es, north of and inch; :ing Ash
land, Oregon, I rom Mis
souri River Common Points,
Council Bluffs to Karsas City,
Mo., inclusive; also St. Paul and
Minneapolis p,0, St. Louis $35.
50, and from Denver. Colorado
Springs and PueMo, .;(. stop
over privileges and other condi
tions of sale will ' practically
the same as pre ailed previous
ly." P. G. Vickr-KS,
Agent S. P. Ry.
A Cook's Confession.
Several ladies pat after a card
party at the Univi r ity Club a
few mornings ago, discussing the
virtues of their hushands. "Mr.
Bingleton." said one of them, re
ferring to her life pinner, "nev
er drinks and never swears -indeed,
he has no bad habits."
"Does he ever smoke ."' someone
asked. "Yes; he 1 k. s a cigar
just after he has eaten a good
meal. But. I suppo e. (,n an av.
erage, ho do'sn"tsmoke more
than once a month. Phillipines
Full-blood Burt .'ipington for
sale. Call and see the stock you
are getting egs fn,m- Eggs,
f 1.50 for 15. A f'- more cock
erels for sale. In'i -ire of C.
Rhoades. corner of Ninth and!
County Treasurer's Notice.
All county road warrants, "not
paid for want of funds" will be
due and payable at this office on
and after March 15, 19u8, and
interest will cease at that date.
W. M. Jackson,
43-tf Countv Treasnrer.
Monday, February 10. 1908,
the Chicago Union Stock Yards
received SI, 501 cattle, 1.303
calves, 87,7K' hogs, 20, 900 sheep,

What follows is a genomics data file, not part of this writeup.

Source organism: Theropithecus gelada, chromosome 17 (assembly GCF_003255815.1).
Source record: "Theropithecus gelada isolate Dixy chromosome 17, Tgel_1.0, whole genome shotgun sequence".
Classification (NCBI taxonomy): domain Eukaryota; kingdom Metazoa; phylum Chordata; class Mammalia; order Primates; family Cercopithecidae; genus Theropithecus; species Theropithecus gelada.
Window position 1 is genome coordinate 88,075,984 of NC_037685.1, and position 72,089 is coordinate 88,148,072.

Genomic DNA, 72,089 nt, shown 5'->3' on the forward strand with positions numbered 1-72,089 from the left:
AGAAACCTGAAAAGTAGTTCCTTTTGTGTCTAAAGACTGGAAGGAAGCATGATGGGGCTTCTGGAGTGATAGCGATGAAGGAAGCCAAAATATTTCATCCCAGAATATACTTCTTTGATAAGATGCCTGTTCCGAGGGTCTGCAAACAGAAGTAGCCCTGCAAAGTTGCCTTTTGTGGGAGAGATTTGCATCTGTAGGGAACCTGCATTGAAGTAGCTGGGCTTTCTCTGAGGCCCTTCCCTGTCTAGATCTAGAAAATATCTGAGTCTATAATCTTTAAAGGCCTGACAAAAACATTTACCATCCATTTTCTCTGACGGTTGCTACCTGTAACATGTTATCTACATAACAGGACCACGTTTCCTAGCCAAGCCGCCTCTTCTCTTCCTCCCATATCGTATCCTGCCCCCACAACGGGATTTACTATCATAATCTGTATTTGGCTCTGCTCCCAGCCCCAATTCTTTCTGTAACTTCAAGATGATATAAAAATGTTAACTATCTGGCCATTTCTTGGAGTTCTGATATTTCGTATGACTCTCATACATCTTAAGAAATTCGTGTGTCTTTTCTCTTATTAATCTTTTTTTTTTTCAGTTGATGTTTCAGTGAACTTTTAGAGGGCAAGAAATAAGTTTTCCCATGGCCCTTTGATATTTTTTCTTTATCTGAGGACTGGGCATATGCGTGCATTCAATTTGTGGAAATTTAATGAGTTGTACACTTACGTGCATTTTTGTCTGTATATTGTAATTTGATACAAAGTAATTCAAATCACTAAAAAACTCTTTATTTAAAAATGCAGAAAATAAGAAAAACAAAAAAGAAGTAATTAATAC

and &M horses, or a total of 150,
357 animals in 2,9."3 cars, break
ing the previous record of hog
receipts and total number of ani-
On the receipts, there were
sold and shipjxd alive, mainly to
Eastern slaughtering points and
for export. 10,003 cattle. 28
calves, 21,138 hogs. 0,409 sheep,
and 109 horses, or a total of 37,
807 animals in 787 cars, break
ing all previous record of hog
shipments, total number of car
loads shipped and total number
of animals shipped.
The grand total handled by the
railroads and the Union Stock
Yard and Transit Co. on that
day was 188,104 animals and
3,720 cars, which is equal to a
solid train over 28 miles long, or
if ranged in single file would
make a solid procession of ani
mals over 200 miles long and re
quire ten days to pass a given
point marching constantly at the
rate of 20 miles per day. This is
something never before equaled,
moreover, all were quickly and
Monday's enormous receipts
were promptly absorbed at only
a slight reduction from the prices
of the previous week, practically
all being sold on day of arrival.
Packers got upward of 51,000
hotfs. shippers bought close to
25,000, and the remainder were
mixed hogs mostly sold to sim
ulators. Of the 11.000 left over,
4,000 were carried over by ship
pers and 7,000 by speculators, al
most everything being sold.
NOTICE IO TAXPAYERS.
To the Taxpayers of Washington
You are hereby notified that
the taxes levied for the year 1907
will be due and payable on and
after Saturday, February 15. 1908,
at the sheriff's office, in the city
of Hillsboro, Washington county,
Three per cent rebate is allowed
on an taxes paw previous 10
March 15, 1908. The first half
will be delinquent after Monday,
April 6. 1908. If the first half is
not paid by April fi, then the
whole amount becomes delin
quent If the first halt is paid,
then the last half can be paid at
any time, up to October 1, 1908.
j. n. UONNEI.L,
Sheriff and ex-officio Tax Collect
or for Washington county, Oregon.
There's a lot of satisfaction in a shoo which
after month's of wear, needs only polish to
'look like new." You will find comfort, ease
and profit in the IIAMILTON-BIIOWN SHOES.
Your children will want something pretty
and good. Come and
No better can lu? made.
FOR OREGON NATIONAL GUARD
Opening of Interurban Electric Line
Celebrated Oregon's Work in